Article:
Ursula K. Le Guin is having a moment. Earlier this year, the Library of America announced that it would collect and republish her body of work, making her only the fourth author to be so honored (alongside the likes of Saul Bellow and Eudora Welty, among others). Saga Press is also releasing, today, a collection of her novellas, The Found and the Lost, alongside a short story collection, The Unreal and the Real. On the occasion, PW talked to Le Guin about the distinctions between mainstream, literary, and genre fiction.
What made you decide to collect your novellas and short stories into big volumes? And why now?
I’ve been publishing short fiction for fifty years, [in publications] all over the map from the Harvard Advocate to Playboy to Fantastic Stories to The New Yorker, and in ten different volumes. Some of it gets reprinted a lot, some doesn’t. It seemed like high time to pick out some of my own favorites from them all. [The indie house] Small Beer Press published the selection in two handsome volumes, and now Saga has it in one. As for my novellas, a fictional form I’m especially fond of, Saga persuaded me that we could collect them all in one book. I was afraid it would outweigh Webster’s Unabridged. It is large, but liftable, and I’m delighted to have them there.
What was the hardest part of putting together a volume like this?
Whatever my system was, it hardly deserves the name of strategy. I made a list of the titles of all my short stories. Then I crossed out a bunch of them and put an 'A' beside others. I then went through the list again, and re-read old stories, and brooded a lot, and put 'A' by some and question mark by others, and crossed out some more. The crossing out part got harder as it went along, but the satisfying part was including some stories I like that have received less attention than others. I don’t buy that kill-your-darlings line. Does good judgment really involve murder?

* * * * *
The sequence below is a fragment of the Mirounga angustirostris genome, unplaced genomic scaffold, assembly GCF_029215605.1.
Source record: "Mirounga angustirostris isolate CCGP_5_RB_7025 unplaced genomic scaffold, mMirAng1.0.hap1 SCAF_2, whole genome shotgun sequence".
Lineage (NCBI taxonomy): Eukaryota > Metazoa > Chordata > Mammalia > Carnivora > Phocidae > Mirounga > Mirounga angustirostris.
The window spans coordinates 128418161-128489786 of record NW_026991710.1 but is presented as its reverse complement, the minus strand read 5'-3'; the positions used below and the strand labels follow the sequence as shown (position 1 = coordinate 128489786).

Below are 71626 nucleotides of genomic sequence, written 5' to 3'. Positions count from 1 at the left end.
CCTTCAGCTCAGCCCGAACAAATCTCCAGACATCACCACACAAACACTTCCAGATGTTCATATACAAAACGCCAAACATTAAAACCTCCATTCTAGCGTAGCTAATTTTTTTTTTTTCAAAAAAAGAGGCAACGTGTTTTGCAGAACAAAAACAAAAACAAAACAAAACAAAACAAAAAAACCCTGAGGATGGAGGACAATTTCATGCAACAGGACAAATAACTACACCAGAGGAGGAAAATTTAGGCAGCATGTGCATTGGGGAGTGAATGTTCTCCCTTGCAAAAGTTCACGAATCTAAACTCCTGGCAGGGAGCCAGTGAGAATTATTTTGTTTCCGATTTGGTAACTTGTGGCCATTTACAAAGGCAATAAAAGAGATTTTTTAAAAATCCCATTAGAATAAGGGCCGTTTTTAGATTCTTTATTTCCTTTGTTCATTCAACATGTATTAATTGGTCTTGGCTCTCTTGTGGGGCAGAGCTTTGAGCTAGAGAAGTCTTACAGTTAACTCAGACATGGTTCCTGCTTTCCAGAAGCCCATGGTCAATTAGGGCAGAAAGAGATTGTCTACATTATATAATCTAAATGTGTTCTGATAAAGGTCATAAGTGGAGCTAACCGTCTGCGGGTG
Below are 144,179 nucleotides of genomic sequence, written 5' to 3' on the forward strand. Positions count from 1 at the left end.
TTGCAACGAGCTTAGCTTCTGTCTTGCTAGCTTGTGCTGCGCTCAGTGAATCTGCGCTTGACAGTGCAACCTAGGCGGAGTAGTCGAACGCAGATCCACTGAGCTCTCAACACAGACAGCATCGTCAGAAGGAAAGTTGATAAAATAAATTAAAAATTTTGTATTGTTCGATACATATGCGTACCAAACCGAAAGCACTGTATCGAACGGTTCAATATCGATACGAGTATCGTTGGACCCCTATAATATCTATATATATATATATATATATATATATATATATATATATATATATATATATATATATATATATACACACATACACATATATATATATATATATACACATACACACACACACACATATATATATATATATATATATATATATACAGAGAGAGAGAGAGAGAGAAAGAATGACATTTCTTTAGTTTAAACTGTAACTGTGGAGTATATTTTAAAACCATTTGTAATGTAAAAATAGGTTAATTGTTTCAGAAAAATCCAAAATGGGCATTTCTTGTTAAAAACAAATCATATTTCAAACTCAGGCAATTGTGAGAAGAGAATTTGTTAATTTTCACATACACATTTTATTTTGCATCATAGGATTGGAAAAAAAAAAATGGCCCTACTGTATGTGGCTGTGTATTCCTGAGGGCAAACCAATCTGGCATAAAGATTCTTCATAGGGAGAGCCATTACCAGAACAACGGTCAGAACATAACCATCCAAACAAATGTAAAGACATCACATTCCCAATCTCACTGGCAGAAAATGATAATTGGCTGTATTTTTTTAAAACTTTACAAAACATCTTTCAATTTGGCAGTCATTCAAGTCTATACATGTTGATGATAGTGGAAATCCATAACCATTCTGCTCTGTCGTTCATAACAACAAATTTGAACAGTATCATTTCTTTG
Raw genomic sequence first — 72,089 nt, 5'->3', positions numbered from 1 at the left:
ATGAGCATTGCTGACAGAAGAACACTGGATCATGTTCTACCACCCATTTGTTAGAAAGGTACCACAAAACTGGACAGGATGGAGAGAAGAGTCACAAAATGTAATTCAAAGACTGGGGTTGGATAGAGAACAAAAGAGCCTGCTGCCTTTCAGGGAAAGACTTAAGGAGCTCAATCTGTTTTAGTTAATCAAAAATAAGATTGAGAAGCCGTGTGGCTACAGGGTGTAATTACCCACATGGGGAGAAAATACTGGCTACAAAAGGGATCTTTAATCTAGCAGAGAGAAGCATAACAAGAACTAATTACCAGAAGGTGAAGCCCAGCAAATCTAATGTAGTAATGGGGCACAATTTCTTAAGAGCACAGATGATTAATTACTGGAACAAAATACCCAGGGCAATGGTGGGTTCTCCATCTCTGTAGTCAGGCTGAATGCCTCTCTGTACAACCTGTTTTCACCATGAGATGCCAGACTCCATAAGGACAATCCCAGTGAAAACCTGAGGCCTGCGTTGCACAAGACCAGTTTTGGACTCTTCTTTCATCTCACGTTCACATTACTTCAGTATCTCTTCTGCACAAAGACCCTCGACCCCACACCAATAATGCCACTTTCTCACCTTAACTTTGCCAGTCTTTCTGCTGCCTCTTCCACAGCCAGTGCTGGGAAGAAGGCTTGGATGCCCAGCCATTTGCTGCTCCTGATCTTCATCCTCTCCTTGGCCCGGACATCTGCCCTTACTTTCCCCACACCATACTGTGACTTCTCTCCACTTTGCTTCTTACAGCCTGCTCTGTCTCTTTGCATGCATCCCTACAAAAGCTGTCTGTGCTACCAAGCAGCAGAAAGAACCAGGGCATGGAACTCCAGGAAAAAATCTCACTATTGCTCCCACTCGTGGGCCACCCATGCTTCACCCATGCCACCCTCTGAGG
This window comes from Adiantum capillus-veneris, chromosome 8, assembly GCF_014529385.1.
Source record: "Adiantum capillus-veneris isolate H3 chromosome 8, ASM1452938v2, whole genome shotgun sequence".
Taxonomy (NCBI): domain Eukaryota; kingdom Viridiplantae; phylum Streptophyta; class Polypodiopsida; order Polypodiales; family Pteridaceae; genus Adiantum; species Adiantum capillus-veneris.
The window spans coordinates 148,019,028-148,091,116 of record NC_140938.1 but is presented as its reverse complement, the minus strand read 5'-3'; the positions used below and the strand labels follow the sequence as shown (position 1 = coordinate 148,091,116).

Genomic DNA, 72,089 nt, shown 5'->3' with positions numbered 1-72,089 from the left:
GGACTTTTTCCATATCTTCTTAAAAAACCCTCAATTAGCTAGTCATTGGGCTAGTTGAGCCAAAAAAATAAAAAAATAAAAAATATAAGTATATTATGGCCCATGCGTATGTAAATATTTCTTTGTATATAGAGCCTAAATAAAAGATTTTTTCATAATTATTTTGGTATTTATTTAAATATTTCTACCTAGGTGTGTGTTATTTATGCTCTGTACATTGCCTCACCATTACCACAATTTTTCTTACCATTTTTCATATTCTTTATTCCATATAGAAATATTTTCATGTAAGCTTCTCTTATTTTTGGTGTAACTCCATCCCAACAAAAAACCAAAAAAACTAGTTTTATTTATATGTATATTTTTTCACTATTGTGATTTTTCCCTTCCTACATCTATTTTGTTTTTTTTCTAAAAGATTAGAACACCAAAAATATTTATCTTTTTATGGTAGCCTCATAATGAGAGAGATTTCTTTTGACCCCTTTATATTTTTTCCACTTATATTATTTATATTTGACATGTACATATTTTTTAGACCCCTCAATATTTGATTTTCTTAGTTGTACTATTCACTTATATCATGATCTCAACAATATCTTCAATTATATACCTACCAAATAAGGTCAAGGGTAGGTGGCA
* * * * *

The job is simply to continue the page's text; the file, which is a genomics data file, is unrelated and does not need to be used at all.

Your work is typically labeled “speculative fiction” or “science fiction” or “fantasy,” in spite of your protests. How do you think the typical demarcations of “mainstream,” “literary,” and “speculative” fiction have evolved since you began writing?
I’ve never protested when my science fiction and fantasy is called science fiction and fantasy—why should I, when that’s what it is? But a lot of it isn’t, and I do protest having all my work lumped into a genre that only some of it belongs to. I’ve written for decades in various genres including realism, SF, fantasy, kiddilit, and fable. I published poetry long before I sold a story, and am still publishing it. I'm no longer writing fiction. I don’t fit into any pigeonhole. I’m all kinds of birds. The walls between fictional genres that were constructed by critical prejudice and ignorance are going down fast, and I love to watch them go! [That being said], genre is a permanently useful idea when used rightly, to indicate actual difference in subject-matter, style, expectation. It’s sort of like dogs, isn’t it? Your basic dog is a mongrel. No one breed is “superior” to all others, and exclusive inbreeding results in monsters. But variety and adaptability are valuable traits in a species, and there are real differences between breeds. Long live the Chihuahua, the Elkhound, the Poodle, and the Mutt.
What is your favorite fictional form to write in?
The novel. When a novel gets going and finds its necessary course, its momentum carries me along like a boat on a river. If I’m the writer, I’m the pilot, steering the craft the best I can; but I’m also free, because I’m carried by the power and following the way of the water.